FIG. 3 shows the sock in an expanded state;

FIG. 4 shows an interior of the sock with friction material placed therein.


FIG. 1 illustrates the sock S prior to being placed on a furniture leg FL. It will explained in subsequent Figs. how the sock S can be expanded to fit corresponding sizes of furniture legs. The possible expanding is shown in phantom lines in FIG. 1.

FIG. 2 illustrates the furniture leg sock S by itself, wherein the sock S has an upper double thickness 2 by doubling back upon itself which is fastened to the sock S by way of a seam 2. At this point it may be explained how the sock is created. The sock S is made of knitted material. The yarns in the knitting process may consist of at least two different yarns such as elastic and/or non-elastic. The elastic yarns may be a spandex-type yarn. The knitting is accomplished by a narrow gauge knitting machine which initially will knit an endless tubular hose. Once the hose is knitted, it will be turned inside out and a friction material such as rubber knobs 4 (FIG. 4) will be applied to the surface of the turned out tube. This application of friction material can be done in a geometric pattern. After this procedure, the tube will be turned right side out again and an appropriate length will be cut and a double thickness 2 will then be formed by turning a short section of the cut tube inwardly and fasten the same by an appropriate seam 2. This procedure provides a finished top portion of the leg sock. The open bottom end of the tube will then be closed on a sewing machine by making an overcast seam 3. The sock is now ready for use on a leg of a piece of furniture. As was disclosed above in the discussion of the prior art, no further material disks, such as felt, needs to be applied to the bottom of the sock S because the overcast seam 3 provides enough of a cushion to protect the floor below from being marred or scratched. Practice has shown that this arrangement is very durable and very long lasting. However, under certain circumstances, it may be advisable to fasten a soft pad either to the inside bottom or an the exterior bottom of the tubular hose.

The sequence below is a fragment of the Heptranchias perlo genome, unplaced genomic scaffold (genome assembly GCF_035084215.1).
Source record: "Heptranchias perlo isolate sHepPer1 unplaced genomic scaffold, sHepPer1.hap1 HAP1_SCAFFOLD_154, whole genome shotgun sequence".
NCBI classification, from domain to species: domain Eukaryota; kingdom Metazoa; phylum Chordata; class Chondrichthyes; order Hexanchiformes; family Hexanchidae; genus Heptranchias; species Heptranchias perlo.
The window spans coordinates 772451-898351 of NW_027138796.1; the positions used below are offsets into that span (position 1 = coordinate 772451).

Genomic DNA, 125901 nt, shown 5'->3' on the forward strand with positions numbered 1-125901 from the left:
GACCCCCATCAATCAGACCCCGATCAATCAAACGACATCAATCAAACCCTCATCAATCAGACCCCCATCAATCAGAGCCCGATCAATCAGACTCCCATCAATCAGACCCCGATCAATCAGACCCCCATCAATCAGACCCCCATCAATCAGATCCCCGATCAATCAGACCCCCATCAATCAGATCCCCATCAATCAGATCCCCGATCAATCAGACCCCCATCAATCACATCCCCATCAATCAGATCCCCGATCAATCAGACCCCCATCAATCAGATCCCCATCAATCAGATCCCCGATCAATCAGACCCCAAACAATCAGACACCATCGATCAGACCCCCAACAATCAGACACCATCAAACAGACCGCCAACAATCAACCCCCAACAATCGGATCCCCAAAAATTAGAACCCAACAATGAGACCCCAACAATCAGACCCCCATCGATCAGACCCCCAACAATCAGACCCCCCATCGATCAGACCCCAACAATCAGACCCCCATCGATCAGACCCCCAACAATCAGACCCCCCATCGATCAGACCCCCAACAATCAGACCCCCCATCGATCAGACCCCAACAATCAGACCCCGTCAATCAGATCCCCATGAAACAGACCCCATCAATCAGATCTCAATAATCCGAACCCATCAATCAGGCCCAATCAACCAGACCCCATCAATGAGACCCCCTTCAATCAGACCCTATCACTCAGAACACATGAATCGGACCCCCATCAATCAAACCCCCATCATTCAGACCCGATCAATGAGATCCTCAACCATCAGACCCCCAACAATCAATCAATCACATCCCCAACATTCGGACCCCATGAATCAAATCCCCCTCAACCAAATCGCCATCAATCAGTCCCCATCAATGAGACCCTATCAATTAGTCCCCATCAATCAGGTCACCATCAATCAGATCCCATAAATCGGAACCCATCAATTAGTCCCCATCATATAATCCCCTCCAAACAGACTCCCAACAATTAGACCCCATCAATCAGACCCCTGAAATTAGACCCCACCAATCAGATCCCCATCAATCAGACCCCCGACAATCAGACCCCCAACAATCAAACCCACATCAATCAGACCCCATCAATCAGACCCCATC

FIG. 3 shows the same reference characters being applied to this Fig. as well as to subsequent Figs. In this FIG. 3 there is shown the top of the sock S as it can be and should be expanded by arrow A prior to being slipped over a furniture leg. The parallel phantom lines in the sock illustrate the normal outline of the sock while the arrow A shows the possible expansion. Notice the bottom overcast seam 3.

FIG. 4 illustrates a broken open view of the inside of the sock. This view shows the friction material after having been applied to the inside surface of the sock. In this view there are shown rubber dots 4 which will provide for a friction against the furniture leg once the sock is applied to the leg. Any other type of friction material pattern, such as a geometric patterns may obviously be applied such as horizontal lines or open circles, etc. It should also be noted that when encountering spindly furniture legs and to accommodate those legs, it is simply a matter of running an ordinary seam along the length of the sock to narrow its circumference. Various diameter socks can be produced by using different diameter circular knitting machines so that the sock can be used in really large furniture legs with the same as advanced above.